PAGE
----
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                Religion and Genetics

Project Directors | Statement of Purpose | Project Fellows | Graduate Research Fellows | Religion and Genetics Events

Project Directors

Larry R. Churchill Ph.D., Anne Geddes Stahlman Professor of Medical Ethics, Professor of Philosophy, Professor of Religion
Ellen Wright Clayton, M.D., J.D., Rosalind E. Franklin Professor of Genetics and Health Policy, Professor of Pediatrics, Professor of Law

Statement of Purpose

Genetic knowledge will become increasingly powerful over the next decades and will continue to alter our understanding of who we are as human beings, both individually and communally, how we are related to others, what constitutes normality, health and illness, what human "improvement" means, how we think about notions of personal responsibility, and what humans can and should aim for in their social and political life. These are all questions with religious meaning. But equally important, the models, metaphors and imagery of genetics will exercise wide influence on our self-perceptions, even if these images are unfounded in science, and even in the absence of any useful genetic knowledge. We are convinced that genetics has and will continue to shape religious understandings, and in turn be shaped by them in a reciprocal social interaction. Thus, there is a need for both conceptual and empirical inquiries into not only the uses of genetic information, but also into the prevailing popular models and metaphors for genetics, as held by both physician-scientists and by the public, as these interact with religious sensibilities.

Over the course of three years [2005-2008], the "Religion and Genetics" research group will support a data-gathering, empirical project in conjunction with an on-going theoretical and conceptual investigation. The data gathering will focus on attitudes about genetics testing and the influence of religious beliefs and practices on prenatal and other genetic testing. The complementary theoretical arm of the project will be a systematic review and analysis of the literature that connects religion and genetics, with an eye toward the models and metaphors offered by each and their mutual influence as idioms for understanding what it means to be human. A chief goal will be to keep the scholarly theoretical domain of ideas and concepts in constant conversation with the attitudes and lived experiences of local people as this takes shape through the empirical side of the project. The result will be a combined theoretical-and-empirical effort that is much needed but seldom undertaken. It will have lasting value to researchers and clinicians, but also, we believe, to the larger community.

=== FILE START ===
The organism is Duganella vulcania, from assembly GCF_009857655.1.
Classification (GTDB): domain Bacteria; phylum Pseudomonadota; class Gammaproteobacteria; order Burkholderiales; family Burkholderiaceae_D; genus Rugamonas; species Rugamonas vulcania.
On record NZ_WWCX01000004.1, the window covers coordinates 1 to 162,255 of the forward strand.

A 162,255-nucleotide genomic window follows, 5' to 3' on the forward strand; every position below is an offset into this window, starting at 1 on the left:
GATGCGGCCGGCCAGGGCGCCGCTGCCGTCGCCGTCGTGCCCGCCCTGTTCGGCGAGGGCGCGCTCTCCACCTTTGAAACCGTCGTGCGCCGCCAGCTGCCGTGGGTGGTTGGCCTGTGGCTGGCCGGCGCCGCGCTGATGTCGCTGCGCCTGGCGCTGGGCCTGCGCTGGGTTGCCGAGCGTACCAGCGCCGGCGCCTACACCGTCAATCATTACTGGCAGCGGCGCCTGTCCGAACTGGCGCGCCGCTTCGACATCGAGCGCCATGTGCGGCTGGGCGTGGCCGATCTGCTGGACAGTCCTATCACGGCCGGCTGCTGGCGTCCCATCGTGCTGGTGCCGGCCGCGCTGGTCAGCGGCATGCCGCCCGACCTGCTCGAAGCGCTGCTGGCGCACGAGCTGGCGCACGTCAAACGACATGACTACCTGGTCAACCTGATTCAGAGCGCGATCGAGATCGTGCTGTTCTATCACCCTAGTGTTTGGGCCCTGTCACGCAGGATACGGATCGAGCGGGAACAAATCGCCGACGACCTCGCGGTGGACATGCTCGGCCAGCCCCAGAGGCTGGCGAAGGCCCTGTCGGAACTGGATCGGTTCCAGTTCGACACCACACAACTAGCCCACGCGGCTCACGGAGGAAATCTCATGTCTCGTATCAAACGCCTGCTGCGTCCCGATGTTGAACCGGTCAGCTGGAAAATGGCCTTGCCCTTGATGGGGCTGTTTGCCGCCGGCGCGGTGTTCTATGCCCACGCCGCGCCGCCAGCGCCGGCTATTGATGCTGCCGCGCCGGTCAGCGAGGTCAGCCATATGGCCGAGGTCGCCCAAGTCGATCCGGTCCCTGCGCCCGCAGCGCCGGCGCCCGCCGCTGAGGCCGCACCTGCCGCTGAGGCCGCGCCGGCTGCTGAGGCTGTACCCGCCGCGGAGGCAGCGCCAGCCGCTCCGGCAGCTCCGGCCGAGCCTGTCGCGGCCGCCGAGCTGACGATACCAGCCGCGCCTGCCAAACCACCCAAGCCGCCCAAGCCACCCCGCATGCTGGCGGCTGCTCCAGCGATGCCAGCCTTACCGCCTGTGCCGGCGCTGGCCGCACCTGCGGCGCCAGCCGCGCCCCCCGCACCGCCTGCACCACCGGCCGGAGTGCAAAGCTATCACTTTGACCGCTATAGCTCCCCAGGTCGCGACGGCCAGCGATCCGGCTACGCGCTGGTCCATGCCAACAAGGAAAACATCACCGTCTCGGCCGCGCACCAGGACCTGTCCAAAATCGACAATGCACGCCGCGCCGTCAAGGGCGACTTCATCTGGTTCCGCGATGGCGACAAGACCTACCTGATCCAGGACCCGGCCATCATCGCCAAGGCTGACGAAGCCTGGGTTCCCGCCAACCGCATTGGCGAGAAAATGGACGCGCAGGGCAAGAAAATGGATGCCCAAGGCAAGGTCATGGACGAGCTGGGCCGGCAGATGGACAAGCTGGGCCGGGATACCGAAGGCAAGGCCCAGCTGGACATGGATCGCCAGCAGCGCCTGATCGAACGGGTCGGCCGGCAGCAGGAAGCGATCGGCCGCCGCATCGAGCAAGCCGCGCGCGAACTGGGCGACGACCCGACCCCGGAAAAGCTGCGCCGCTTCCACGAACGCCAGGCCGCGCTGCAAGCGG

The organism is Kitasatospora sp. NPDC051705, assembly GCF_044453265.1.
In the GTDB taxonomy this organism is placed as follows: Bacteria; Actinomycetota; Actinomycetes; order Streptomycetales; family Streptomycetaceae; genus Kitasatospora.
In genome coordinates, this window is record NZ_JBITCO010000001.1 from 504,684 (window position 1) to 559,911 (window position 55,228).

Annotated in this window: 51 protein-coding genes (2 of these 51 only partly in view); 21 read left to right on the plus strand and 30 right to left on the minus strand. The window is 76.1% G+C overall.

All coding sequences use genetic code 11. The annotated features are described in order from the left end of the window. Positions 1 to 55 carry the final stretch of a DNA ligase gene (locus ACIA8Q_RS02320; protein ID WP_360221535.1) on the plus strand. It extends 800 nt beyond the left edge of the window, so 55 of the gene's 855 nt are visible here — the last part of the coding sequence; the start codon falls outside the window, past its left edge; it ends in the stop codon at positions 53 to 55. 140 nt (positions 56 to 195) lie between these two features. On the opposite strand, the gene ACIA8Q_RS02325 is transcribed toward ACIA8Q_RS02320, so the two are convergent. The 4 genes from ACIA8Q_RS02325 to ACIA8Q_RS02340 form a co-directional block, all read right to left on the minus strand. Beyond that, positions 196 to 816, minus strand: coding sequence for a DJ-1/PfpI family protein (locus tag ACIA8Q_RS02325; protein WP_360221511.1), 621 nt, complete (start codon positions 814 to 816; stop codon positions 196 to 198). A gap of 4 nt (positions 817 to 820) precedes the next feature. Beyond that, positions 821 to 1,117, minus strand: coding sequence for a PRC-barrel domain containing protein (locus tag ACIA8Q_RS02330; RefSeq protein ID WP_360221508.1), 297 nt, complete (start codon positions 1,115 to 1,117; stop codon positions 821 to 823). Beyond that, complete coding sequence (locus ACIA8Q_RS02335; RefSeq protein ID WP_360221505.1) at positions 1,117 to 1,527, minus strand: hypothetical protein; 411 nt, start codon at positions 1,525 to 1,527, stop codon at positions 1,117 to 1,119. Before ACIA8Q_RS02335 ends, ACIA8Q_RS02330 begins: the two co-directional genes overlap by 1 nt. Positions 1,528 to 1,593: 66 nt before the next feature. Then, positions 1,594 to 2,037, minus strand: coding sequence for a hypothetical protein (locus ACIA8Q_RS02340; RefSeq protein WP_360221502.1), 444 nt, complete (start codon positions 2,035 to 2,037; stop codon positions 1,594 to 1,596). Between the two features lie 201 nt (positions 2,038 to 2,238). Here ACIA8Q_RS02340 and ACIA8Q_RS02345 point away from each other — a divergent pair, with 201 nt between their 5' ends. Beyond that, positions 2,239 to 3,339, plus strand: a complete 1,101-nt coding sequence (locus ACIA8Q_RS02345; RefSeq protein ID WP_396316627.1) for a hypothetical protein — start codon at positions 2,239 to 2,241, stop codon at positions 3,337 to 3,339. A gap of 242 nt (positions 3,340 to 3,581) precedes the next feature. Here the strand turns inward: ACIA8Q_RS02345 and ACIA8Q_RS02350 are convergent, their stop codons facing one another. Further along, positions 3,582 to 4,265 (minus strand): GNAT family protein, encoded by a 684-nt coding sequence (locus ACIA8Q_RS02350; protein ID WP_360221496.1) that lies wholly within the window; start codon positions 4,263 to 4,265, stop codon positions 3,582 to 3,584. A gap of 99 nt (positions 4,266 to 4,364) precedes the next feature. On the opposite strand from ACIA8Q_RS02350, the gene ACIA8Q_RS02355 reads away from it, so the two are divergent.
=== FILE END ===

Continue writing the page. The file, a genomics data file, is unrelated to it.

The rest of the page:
Project Fellows

Mark J. Bliton, Ph.D., Assistant Professor of Medicine (Philosophy)
Tene Hamilton Franklin, M.S., Genetic Counselor, Meharry Sickle Cell Center
Connie Graves, M.D., Department of Obstetrics and Gynecology
Vickie Hannig, M.S., C.G.C, Pediatrics (Genetics Counseling)
Elizabeth Heitman, Ph.D., Department of Medicine (Religion)
Rolanda Johnson, Ph.D., School of Nursing
John Phillips, M.D., Department of Pediatrics
Trudy Stringer, M.Div., Divinity School
Misti Williams, Genetic Counselor, Assistant in Pediatrics, School of Medicine
Joshua E. Perry, J.D., M.T.S., Fellow, Center for Genetics and Health Policy

Graduate Research Fellows

Joseph Fanning, Graduate Department of Religion
Kyle Galbraith, Graduate Department of Religion
Virginia Green-Bartlett, Graduate Department of Religion
Rachel Kwee, Vanderbilt Divinity School

Dan Morrison, Graduate School, Sociology
Derek Spires, Graduate School, English

Religion and Genetics Events

April 11, Lecture: Audrey Chapman, Joseph M. Healey, Jr. Chair in Medical Humanities and Bioethics at the University of Connecticut. Dr. Chapman is the author, co-author, or editor of 14 books and numerous articles and monographs related to human rights and religious ethics. Her areas of expertise include health and human rights, transitional justice research, and the ethical and religious issues related to genetic science.